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FIG. 2: Software Process Assessment with SPICE according to ISO 15504

(source: Petrasch 1998, p. 119)

Additionally as output, the capability maturity level is determined. Most models differentiate between levels on a range from 1 to 5, 1 to 6 or 1 to 7.

The higher the level within a model, the better the processes concerned are formally defined and practiced.

SPI are important for reducing failure and increasing quality. Late failure detection adds massively to costs. According to various analyses, failure elimination costs, as a variable, multiply by a factor of about five to ten for each phase in the sequence. This means that a failure generated in the initial specification phase that has been identified only as late as in the programming phase becomes n-times more expensive to eliminate by then. The cost growth factor between the initial specification phase and acceptance testing may reach as much as 100 (Balzert 1998, p. 288). The author´s own practical experience and analyses confirm this figure. Consequently, SPI should be pursued as the primary aim.

The goal may be complied with much easier by practicing quality control in each phase of the process rather than at the very end of the development chain only (Balzert 1998, p. 287 ff.). Quality has to be generated within the process as opposed to “imposing it” on the product post process. A about 50% of failure occur in the initial design and specification phases (Balzert 1998, p. 289), it is particularly important to concentrate on SPI specifically in the initial phases.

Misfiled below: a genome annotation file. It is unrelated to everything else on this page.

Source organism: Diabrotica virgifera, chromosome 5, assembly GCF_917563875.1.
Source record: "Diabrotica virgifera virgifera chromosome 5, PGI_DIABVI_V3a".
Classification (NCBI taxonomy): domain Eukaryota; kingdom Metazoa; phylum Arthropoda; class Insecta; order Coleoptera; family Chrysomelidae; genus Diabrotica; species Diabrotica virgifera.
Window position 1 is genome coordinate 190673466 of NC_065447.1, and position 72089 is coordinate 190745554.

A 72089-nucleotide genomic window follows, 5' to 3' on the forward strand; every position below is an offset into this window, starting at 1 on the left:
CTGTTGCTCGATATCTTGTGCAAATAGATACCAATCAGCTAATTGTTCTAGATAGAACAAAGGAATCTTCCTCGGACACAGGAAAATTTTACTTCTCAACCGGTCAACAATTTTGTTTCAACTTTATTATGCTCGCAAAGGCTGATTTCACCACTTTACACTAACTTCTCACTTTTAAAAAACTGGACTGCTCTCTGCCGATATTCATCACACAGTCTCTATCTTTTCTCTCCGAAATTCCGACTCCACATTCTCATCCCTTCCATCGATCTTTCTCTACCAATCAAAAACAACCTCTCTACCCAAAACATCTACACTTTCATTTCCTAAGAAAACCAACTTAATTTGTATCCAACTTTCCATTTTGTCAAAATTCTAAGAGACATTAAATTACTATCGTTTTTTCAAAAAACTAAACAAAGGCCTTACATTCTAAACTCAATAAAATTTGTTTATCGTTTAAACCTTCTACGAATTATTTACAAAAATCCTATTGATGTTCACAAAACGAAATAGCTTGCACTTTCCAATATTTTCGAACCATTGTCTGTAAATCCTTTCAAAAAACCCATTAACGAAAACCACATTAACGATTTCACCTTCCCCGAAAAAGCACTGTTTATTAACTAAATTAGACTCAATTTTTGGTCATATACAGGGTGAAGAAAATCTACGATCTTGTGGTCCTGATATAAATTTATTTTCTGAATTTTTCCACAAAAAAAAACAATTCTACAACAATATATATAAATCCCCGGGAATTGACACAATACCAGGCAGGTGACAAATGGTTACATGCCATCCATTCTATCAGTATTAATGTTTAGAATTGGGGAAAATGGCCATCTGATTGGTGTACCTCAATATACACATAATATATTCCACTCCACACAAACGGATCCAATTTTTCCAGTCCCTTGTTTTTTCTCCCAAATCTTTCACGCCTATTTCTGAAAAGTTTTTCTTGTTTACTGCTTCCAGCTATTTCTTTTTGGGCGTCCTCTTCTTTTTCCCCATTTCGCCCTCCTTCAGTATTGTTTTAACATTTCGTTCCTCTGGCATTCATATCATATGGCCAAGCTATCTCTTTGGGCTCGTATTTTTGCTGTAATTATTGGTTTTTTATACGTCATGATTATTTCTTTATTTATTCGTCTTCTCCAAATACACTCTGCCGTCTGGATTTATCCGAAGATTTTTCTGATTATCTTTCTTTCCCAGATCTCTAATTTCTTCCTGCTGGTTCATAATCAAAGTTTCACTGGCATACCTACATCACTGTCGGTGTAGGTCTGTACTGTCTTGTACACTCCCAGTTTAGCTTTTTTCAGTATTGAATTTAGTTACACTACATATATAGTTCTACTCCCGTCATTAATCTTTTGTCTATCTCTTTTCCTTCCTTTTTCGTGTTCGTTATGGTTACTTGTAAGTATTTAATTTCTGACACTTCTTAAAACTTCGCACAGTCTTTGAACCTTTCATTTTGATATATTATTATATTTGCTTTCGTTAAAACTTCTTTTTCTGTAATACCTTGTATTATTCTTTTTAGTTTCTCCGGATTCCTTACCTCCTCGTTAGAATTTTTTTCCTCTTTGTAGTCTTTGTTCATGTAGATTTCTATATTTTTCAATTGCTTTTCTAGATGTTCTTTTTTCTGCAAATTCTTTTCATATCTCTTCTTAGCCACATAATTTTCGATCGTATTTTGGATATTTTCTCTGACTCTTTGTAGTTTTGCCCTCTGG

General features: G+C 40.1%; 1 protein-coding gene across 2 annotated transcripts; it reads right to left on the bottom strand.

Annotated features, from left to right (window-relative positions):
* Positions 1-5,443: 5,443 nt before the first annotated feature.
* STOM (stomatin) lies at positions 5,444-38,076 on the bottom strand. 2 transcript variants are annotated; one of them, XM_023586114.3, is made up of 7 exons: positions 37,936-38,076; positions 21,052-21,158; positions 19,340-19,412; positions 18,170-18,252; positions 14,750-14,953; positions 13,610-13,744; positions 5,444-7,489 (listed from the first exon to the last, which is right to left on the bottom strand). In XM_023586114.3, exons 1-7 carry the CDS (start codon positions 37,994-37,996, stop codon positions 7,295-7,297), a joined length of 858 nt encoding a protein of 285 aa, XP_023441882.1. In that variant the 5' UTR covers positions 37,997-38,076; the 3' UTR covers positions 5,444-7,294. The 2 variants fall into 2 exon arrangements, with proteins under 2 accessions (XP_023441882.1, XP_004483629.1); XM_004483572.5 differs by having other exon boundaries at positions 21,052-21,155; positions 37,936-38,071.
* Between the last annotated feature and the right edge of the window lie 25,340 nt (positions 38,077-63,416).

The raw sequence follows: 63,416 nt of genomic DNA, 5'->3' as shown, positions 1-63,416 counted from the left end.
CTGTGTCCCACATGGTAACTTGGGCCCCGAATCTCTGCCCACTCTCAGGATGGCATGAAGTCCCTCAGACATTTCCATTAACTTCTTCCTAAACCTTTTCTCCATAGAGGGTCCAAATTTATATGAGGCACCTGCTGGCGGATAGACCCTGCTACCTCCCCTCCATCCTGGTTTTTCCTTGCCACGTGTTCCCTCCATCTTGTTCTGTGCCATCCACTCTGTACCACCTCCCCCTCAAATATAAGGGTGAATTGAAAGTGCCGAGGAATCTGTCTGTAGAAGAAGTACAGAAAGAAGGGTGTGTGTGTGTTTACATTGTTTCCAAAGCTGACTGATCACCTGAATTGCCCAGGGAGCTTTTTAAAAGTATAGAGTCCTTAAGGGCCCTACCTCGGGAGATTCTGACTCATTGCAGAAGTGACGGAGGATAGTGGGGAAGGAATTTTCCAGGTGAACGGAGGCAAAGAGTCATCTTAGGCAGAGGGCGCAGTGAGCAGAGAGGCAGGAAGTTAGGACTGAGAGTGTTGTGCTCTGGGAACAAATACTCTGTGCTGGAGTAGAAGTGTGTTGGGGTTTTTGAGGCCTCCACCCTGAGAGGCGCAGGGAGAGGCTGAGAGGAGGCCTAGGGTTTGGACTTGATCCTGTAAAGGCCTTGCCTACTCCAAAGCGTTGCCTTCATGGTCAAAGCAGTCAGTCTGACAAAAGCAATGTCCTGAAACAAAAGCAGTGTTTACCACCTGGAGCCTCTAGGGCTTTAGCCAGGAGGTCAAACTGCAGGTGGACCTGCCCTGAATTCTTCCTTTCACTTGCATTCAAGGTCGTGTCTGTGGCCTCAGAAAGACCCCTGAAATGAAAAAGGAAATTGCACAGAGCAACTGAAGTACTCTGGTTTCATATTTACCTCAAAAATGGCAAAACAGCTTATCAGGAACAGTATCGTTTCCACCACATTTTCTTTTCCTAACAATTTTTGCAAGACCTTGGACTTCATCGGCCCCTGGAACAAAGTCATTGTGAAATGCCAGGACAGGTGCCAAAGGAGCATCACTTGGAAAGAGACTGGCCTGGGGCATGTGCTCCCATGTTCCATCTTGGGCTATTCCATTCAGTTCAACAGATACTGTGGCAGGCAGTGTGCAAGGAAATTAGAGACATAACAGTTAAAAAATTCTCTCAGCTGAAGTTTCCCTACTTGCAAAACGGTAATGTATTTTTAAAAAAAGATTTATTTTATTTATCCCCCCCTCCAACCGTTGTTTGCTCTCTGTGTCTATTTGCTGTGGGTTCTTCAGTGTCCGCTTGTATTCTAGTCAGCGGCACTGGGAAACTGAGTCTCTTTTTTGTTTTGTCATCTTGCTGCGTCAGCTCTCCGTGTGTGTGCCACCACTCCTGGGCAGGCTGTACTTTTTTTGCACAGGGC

3.3 SPI Manifesto

The new approach for SPI in this paper will support the existing SPI activities including the following 10 statements from the SPI Manifesto in 2010 (SPI-Manifesto 2010). See Table 1.

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Tab. 1: SPI-Manifesto 2010; (source: SPI-Manifesto 2010)

4 New approach of Software Process Improvements

As SPI involves a lot of different areas/elements e.g. people, culture, organisation, methods, communication etc. it will be considered in this paper as complex network system.

Complexity according to Ulrich und Probst (1988, p. 57) is defined first by the structure, number and variety of and the interrelationships between the different elements in a system and second by variability in time. Grossmann (1992, p. 19) recognises four basic types of systems:


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The Human Being as Key Element for Software Process Improvement
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Software development, Software development process, Software process improvement, SPI, Software quality, holistic, human being, human factors, interlinked elements, Influence factors, defect prevention, processes, methods, organisation, culture, network thinking, SPI Manifesto., human
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Dr. Alfons Unmüßig (Author), 2012, The Human Being as Key Element for Software Process Improvement, Munich, GRIN Verlag,